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Pushing for Serbia-Kosovo peace deal, US roils allies

Kosovo flags flew by an American flag in Kosovo in 2018, a year before the US sent a new envoy to the region.
Kosovo flags flew by an American flag in Kosovo in 2018, a year before the US sent a new envoy to the region.Andrew Testa/New York Times

BERLIN — Last October, with the Balkans unsettled and the old tethers of American diplomacy coming apart, the Trump administration dispatched a new envoy to try to solve one of Europe’s longest-running territorial disputes: the two-decade standoff between Serbia and Kosovo.

The move was unconventional. The State Department already had a special envoy to the region, and President Trump’s new emissary, Richard Grenell, was also ambassador to Germany, where his brash style and embrace of right-wing figures broke with diplomatic norms.

Before long, Grenell offended and alienated European diplomats who had worked hard on Kosovo for years. They accused him of ignoring their own, more evolved peace initiatives, of undermining democracy in Kosovo, and of turning a blind eye to budding authoritarianism in Serbia, a Russian ally.

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“I’m doubtful that in this way you can really resolve a situation like Kosovo, the way it’s being tried by Grenell,” said Wolfgang Petritsch, a former European Union envoy to Kosovo.

The appointment has been “very detrimental to the solution of the Kosovo issue,” he added. “With Grenell, it’s only been confusion.”

Early this year, Trump named Grenell acting director of national intelligence, though Grenell lacked expertise in intelligence and had a reputation as a partisan warrior, taking on what is supposed to be a nonpartisan job.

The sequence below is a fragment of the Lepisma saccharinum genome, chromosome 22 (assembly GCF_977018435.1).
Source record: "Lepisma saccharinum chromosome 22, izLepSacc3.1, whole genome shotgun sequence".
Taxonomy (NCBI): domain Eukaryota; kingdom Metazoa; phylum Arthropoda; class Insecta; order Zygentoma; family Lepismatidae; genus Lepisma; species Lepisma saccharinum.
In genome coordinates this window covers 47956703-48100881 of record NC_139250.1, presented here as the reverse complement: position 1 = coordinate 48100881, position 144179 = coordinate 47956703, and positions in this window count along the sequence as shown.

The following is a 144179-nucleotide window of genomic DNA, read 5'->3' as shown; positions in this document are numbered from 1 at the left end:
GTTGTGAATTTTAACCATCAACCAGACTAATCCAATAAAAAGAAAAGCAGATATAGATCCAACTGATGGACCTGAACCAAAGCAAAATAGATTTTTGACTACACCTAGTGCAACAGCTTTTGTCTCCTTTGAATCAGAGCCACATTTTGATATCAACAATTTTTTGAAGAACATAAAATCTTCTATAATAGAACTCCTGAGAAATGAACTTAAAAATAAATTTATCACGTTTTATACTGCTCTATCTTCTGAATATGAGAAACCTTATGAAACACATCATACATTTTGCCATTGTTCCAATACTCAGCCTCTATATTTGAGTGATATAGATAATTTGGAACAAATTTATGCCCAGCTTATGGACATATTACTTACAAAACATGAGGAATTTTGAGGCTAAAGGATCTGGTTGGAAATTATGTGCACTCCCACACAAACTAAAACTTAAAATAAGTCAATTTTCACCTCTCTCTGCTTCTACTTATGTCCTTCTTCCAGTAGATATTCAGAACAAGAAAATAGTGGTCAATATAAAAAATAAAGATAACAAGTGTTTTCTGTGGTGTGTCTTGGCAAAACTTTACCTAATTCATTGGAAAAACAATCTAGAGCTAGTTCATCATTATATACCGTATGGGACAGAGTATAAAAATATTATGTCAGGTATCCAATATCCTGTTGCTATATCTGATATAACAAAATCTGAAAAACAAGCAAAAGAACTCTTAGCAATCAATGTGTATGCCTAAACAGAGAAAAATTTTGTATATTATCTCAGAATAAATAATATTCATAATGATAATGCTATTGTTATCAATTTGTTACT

That stint, like the one in Berlin, has come and gone, but Grenell is still hoping to deliver a diplomatic victory in the Balkans before the November election for a president short on such achievements.

Last week, days before a much-disputed Serbian election on Sunday, Grenell announced on Twitter a surprise meeting between the Kosovar president, Hashim Thaci, and his Serbian counterpart, Aleksandar Vucic, at the White House on June 27.

Grenell said he intended the meeting as a trust-building exercise, limited for now to trade issues, that could provide a platform for peace talks later in the year. His defenders, both Democrats and Republicans, credit him with pushing the two sides closer to a deal.

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Critics worry that a visit to the White House rewards two men whose opponents accuse them of undermining democratic institutions, and that the strategy simply won’t work.

Formerly part of Serbia, Kosovo won autonomy following a NATO bombing campaign in 1999 that aimed to protect Kosovo’s largely Muslim population from ethnic cleansing. But Serbia has never recognized Kosovo’s sovereignty.

Until recently, Republican and Democratic administrations were similarly steadfast in guaranteeing Kosovo’s security, and worked closely with European allies to do so.

But under Trump, collaboration with European partners has evaporated.

Grenell has tried to resolve the dispute by asking little of Vucic, a Russian ally, while heightening pressure on Kosovo and widening its domestic fissures.

“We’ve forgotten who our client is,” said David L. Phillips, a Balkans expert and State Department adviser during the Kosovo war. “It’s not Serbia, but Kosovo, a country we have helped birth, steward, and protect.”

Serbia’s backsliding on democracy is evidenced by Sunday’s parliamentary elections, which Vucic’s party is expected to win by a landslide because most opposition parties have boycotted the vote to protest Vucic’s autocratic policies.

The Trump administration hopes a victory will give Vucic breathing space to address the tensions with Kosovo.